In 2004, on the day he turned 29, then-Army Staff Sgt. David Bellavia charged into a darkened house in Fallujah, Iraq and fired his weapon at lurking insurgents as the squad he led scrambled outside.

“Staff Sgt. Bellavia single-handedly saved an entire squad, risking his own life to allow his fellow soldiers to break contact and reorganize when trapped by overwhelming insurgent fire.”

So reads the U.S. Army official narrative of the battle that first earned Bellavia a Silver Star medal, the military’s third most distinguished decoration.

On Tuesday, at a White House ceremony, that distinction was upgraded to the nation’s highest military award for valor, the Medal of Honor.

Before draping the medal around Bellavia’s neck, President Trump praised him for defying almost certain death to free squad members trapped by enemy fire.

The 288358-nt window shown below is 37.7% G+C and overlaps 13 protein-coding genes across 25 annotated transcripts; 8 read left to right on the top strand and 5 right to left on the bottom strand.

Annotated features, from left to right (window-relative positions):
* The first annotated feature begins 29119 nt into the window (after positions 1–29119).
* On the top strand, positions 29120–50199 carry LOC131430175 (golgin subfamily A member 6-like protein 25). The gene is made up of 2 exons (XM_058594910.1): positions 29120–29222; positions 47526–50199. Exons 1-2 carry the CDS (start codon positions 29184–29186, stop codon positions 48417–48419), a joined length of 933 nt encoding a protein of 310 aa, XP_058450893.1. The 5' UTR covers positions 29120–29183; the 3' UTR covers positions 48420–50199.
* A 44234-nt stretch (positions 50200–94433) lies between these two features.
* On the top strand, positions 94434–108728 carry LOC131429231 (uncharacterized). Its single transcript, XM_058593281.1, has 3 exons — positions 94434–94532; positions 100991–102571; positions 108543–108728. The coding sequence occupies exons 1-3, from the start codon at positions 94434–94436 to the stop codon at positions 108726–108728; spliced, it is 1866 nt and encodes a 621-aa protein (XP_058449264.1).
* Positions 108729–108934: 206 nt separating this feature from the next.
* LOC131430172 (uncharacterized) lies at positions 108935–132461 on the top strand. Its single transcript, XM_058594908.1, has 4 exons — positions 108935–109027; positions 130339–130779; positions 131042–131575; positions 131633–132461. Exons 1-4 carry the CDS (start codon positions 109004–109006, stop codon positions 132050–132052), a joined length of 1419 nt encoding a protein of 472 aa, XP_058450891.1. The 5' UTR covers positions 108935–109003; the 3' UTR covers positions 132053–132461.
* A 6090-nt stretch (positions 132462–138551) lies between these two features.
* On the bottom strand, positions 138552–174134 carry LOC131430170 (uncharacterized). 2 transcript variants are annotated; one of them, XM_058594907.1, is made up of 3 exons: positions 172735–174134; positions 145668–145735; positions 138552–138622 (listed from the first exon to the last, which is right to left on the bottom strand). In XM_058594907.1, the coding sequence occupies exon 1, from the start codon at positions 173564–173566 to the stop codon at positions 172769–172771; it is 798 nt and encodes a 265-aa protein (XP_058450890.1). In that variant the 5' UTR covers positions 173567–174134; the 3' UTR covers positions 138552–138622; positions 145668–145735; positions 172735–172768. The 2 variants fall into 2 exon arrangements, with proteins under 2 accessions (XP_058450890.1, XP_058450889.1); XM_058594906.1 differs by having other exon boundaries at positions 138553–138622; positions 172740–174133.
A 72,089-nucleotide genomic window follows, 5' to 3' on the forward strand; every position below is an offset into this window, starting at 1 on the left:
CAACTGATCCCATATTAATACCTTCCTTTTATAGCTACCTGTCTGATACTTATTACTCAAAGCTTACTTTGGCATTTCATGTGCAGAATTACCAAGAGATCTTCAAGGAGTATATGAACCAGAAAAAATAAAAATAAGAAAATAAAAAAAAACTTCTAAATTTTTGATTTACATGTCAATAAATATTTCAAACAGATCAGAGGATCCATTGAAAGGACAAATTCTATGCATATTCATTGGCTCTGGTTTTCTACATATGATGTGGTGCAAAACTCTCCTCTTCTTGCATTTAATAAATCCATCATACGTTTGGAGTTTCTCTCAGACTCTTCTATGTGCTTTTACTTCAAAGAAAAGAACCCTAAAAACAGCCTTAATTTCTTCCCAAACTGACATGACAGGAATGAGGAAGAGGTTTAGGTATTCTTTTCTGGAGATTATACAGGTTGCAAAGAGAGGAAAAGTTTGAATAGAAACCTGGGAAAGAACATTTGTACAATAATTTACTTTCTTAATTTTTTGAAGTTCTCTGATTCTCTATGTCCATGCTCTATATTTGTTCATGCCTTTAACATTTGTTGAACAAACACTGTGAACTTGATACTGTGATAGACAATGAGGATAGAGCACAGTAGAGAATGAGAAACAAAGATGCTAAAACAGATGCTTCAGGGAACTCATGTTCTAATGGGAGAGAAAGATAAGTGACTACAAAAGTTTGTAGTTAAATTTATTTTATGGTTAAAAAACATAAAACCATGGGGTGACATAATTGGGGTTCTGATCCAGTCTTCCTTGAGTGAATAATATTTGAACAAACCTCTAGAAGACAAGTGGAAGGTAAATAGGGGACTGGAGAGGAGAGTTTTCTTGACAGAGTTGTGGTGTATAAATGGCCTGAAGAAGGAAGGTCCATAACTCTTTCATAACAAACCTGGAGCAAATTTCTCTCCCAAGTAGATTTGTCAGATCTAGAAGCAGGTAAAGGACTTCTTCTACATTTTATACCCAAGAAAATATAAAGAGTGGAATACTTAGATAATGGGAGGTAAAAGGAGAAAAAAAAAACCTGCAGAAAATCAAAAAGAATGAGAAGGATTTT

“Alone in the dark, David killed four insurgents and seriously wounded the fifth,” Trump declared, “saving his soldiers and facing down the enemies of civilization.”

The medal was a turn of events Bellavia says he had no role in bringing about.

We honor you, David Bellavia.

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